Vermouth is enjoying growing popularity, including a number of American producers of attractively packaged, premium bottlings. As shown in the graph below, sales in the US are on a strong upward trend (a 21% increase in US Vermouth imports in 2018 alone) as younger consumers shift from spirits to lower alcohol drinks like Vermouth. The global market for Vermouth is predicted to almost double between now and 2027 to $15.7 billion. A fortified, aromatised wine flavored with herbs and spices, Vermouth comes in many different styles ranging from very dry to sweet. It varies in flavor, sweetness, and texture depending on how they’re made, including the base wine, the level of sweetness or residual sugar, the herbs and spices added, and the type and length of aging. In this article, we focus on dry and off-dry Vermouths made by some of the best European and American producers. In a future article, we’ll review sweet Vermouths and Chinatos.
Vermouth dates back to ancient Greek times when it was used as a medicine. Historically, its list of herbs included the bitter Wormwood; indeed, its name comes from the German word for this herb, wermut. Today, European regulations require wormwood (technically, artesimia) be a component of Vermouth. The same is not true of America, where it was in fact banned for almost a century, until 1912. Once falsely considered a hallucinogen, today wormwood is touted for its beneficial health effects.
In America, Vermouth is still used mostly as a mixer for cocktails, Martini being the most famous, but it’s increasingly drunk neat or on the rocks with a twist of citrus. In this article we review dry and off dry Vermouths, tasting them both neat and on the rocks with a citrus twist. The Vermouths reviewed below are listed by style: Extra Dry (<30 g/L Residual Sugar), Dry (<50 g/L RS), and Off Dry (traditionally referred to as Blanc). Several of the Vermouths tasted stood out as being especially good. In the Extra Dry and Dry category, we especially liked the Dolin Dry Vermouth de Chambéry from France, the Lacuesta Vermut Blanco Extra Seco from Rioja, Spain, and two American Vermouths, the Quady Vya Extra Dry from California, and Ransom Dry Vermouth from Oregon. In the Off Dry/Blanc category we prefer a Spanish Vermouth, the Padró Blanco Reserva from Tarragona.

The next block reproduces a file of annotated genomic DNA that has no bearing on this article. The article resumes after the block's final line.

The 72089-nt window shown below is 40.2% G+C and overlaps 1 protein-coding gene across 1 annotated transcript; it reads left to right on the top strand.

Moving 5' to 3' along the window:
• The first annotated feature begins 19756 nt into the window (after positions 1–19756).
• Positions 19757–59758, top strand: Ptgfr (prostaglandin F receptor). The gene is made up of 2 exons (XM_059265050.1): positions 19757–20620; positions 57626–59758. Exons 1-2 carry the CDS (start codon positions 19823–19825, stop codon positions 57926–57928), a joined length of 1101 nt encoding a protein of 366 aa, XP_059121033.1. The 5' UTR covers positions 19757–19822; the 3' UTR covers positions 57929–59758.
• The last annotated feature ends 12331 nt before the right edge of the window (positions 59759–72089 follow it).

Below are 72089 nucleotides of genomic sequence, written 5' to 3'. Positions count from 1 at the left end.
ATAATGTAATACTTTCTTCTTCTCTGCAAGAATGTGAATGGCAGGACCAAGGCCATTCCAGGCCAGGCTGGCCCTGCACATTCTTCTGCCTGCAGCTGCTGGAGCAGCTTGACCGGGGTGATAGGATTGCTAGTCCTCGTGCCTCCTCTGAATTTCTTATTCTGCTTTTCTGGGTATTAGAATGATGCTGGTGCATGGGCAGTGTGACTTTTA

Extra Dry & Dry
Dry Vermouth is a French creation, the first being Joseph Noilly’s dry, lightly aged, oxidative Vermouth in Marseilles launched in 1813. The second was Joseph Chavasse who started producing a sweet, pale Vermouth in Chambéry beginning in 1821. With the marriage of Chavasse’s daughter, the label changed to Dolin in 1852. Another early producer of Vermouth in Chambéry was Jean-Pierre Comoz in 1856. With the declining popularity of Vermouth in the 20th century, Comoz went out of business, but today Dolin makes a Comoz Vermouth using the original recipe. We review both the Dolin Dry Vermouth and the Comoz Blanc Vermouth in addition to dry Vermouths from Spain and America, and Ransom Dry Vermouth Oregon.
Dolin Dry Vermouth de Chambéry Clear and colorless, the Dolin has subtle floral and green herbal aromas. It offers a silky palate that’s lightly flavored with floral and herbal notes. It’s an elegant, smooth Vermouth that’s neither assertive nor alcoholic. When served over ice with lemon zest, it offers more precise aromas, clean and subtle flavors, and a bright finish. The Dolin Dry Includes a maceration of 30 Alpine plants, flowers, and spices in a white wine base. made from Macabeo and Xarel-lo grown in estate vineyards. 17.5% alc. US Importer: Haus Alpenz Outstanding!
Lacuesta Vermut Blanco Extra Seco Rioja Light yellow gold. The bouquet on this extra dry Vermouth offers floral and warm spice aromas. On the palate, it’s very smooth with a bitter edge and fairly assertive flavors of gingerbread cookies and warm Christmas spices. Finishes very dry. Served on ice with a zest of lemon, it’s even more elegant, bright and refreshing. Lacuesta began production of Vermouth in Rioja in the 1930s; they are all made of white wine and matured in wood. 28.8 g/L RS, 15% alc. US Importer: Fasel Shenstone Outstanding!